U.S. military aid to Egypt: An economic dependency trap

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Egyptian military tanks are positioned outside the police institute near Cairo's Turah prison during the trial of three detained journalists with the Qatar-based Al-Jazeera broadcaster on April 10, 2014. (Photo: AFP-Mohammed al-Shahed)

By: Omar Wehbe

Published Saturday, April 26, 2014

Cairo – U.S. aid to Egypt continues to be a headache for the White House. Views are divided in the U.S. administration between those who are in favor of and those who are against the resumption of aid to the government in Cairo, which has turned a cold shoulder to the Obama administration.

The U.S. president had suspended military aid to Egypt following the ouster of the Muslim Brotherhood-affiliated President Mohammed Mursi. Ahead of the 2014 budget, the U.S. State Department said that U.S. Secretary of State John Kerry would certify whether the Egyptian government had made real and concrete steps to support the democratic transition, before the funds could flow again.

Perhaps this explains the large number of U.S. delegations that have visited Egypt, to probe the situation there following the protests of June 30, 2013.

Dr. Atiya Ibrahim, a political science professor at the University of California, said that recently, Michele Dunne, a senior associate at the Carnegie Middle East Program, had opined that Kerry was confused and unable to make a decision regarding the resumption of U.S. aid, until he could certify that the Egyptian administration would do as the U.S. dictates, as was happening in the past.

Ibrahim explained the real reason for the crisis between Egypt and the United States, which is bearing heavily on the question of military aid. He said, “The U.S. administration suspended the scheduled delivery of four F-16 jets to the Egyptian armed forces, to protest the army’s move to depose the elected president on July 24, 2013.” “Later, on August 14 of the same year, Obama cancelled the Bright Star military exercise with Egypt, in response to the violence against pro-Mursi protesters. Three days later, Washington announced it would suspend $250 million in annual aid, as Congress members John McCain and Lindsey Graham called on the United States to halt military aid to Egypt because of the unrest there,” he added.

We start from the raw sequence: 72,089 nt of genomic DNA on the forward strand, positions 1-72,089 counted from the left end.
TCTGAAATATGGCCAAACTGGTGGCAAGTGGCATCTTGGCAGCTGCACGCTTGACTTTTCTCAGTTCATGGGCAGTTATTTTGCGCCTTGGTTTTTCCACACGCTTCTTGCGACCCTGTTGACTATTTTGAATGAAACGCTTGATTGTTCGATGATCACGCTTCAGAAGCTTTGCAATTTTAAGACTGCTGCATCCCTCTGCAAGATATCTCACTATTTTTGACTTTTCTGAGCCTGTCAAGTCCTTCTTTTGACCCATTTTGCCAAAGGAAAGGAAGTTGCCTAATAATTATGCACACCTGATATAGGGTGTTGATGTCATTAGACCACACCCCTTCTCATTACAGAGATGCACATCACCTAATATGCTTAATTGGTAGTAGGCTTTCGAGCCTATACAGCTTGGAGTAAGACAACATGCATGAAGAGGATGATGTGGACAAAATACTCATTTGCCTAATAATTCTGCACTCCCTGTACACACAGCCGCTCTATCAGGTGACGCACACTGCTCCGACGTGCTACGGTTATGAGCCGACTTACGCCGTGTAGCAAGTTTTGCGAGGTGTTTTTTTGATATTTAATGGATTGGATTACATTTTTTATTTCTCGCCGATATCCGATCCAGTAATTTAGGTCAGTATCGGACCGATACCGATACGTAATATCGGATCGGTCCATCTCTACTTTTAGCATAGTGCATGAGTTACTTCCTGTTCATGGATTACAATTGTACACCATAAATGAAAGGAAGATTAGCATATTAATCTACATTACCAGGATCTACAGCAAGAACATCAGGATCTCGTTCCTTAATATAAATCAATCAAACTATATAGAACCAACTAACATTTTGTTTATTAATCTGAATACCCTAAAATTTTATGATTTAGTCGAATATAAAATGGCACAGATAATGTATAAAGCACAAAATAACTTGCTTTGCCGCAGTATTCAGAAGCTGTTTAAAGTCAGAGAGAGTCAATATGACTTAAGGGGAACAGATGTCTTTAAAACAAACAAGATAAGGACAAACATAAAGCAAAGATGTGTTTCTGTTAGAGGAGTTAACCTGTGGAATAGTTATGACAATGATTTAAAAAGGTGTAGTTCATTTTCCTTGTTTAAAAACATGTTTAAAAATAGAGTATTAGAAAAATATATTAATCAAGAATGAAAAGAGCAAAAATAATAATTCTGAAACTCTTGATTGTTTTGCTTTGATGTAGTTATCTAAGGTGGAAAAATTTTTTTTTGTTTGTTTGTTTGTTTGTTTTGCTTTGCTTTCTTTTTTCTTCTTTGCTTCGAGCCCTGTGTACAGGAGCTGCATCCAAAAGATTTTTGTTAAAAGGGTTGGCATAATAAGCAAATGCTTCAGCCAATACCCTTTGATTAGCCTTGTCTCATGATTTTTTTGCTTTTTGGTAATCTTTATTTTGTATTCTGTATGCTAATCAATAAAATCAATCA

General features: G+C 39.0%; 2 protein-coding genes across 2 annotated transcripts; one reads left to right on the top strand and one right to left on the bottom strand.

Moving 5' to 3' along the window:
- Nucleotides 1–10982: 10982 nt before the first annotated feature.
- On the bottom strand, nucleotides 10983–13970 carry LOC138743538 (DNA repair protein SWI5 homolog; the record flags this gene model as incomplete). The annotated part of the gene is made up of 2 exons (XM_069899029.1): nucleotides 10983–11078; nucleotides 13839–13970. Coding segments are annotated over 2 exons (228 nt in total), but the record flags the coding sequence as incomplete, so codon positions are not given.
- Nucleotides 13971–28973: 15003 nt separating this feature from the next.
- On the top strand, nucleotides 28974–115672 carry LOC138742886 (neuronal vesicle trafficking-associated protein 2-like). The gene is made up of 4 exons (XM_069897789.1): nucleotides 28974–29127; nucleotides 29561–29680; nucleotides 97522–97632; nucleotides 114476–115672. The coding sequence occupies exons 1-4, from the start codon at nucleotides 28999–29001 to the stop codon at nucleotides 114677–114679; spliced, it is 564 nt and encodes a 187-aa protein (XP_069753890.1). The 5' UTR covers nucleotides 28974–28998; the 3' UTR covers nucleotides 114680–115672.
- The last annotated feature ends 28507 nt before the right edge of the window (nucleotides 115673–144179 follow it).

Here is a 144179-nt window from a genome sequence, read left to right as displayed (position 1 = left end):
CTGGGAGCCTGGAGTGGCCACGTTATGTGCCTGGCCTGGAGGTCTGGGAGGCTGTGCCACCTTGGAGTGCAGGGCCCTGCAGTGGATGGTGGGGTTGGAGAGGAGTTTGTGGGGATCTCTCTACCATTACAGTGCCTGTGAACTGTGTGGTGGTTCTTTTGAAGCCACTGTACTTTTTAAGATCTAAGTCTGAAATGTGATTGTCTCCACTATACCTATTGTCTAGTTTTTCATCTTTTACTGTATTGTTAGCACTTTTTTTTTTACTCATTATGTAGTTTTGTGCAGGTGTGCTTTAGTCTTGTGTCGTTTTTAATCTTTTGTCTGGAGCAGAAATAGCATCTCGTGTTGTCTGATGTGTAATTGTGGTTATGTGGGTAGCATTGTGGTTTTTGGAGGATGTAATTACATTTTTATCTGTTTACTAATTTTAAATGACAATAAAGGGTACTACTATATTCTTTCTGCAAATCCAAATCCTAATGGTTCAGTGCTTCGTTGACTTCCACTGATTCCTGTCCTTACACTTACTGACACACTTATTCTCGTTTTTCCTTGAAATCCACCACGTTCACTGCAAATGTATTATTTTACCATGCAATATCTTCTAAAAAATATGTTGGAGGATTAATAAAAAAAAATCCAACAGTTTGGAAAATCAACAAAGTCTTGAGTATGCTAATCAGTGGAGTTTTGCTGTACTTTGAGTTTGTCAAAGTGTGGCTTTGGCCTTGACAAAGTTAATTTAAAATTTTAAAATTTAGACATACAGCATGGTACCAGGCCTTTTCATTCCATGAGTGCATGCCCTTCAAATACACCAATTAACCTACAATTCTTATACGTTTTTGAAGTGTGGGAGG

Ibrahim then pointed out that the Saudi foreign minister pledged that the kingdom would offset any funds that the U.S. withholds, and also drew attention to the UAE’s move to provide financial assistance to Egypt as well as investment in joint projects, as a way to compensate for the suspended aid.

Dr. Salwa al-Samra, a professor of economics at the University of Alexandria, said that the legal justification for the suspension of U.S. aid to Egypt is that the latter had overthrown an elected president, something that the Americans oppose and want the army in Egypt to reconsider its position. What also makes matters worse, according to Samra, is that the Egyptian administration has ignored these pressures, and sought to forge alliances with countries that are at odds with the U.S., led by the Russian Federation.

Economic war is something that major powers are increasingly resorting to, Samra continued, citing a decision by China and Russia to limit the use of the U.S. currency in their transactions, and U.S. covert actions in these two countries’ vicinity. She said, “Perhaps Egypt stands to benefit at present from the continuation of the crisis between the major world powers.”

The University of Alexandria professor continued, “Egypt made a mistake in 1998 when it agreed to the U.S. request to reduce economic aid over ten years from $815 million to $415 million by 2008. The two sides planned to reach a new agreement for the next ten years, but negotiations continued for two years without reaching a comprehensive deal.”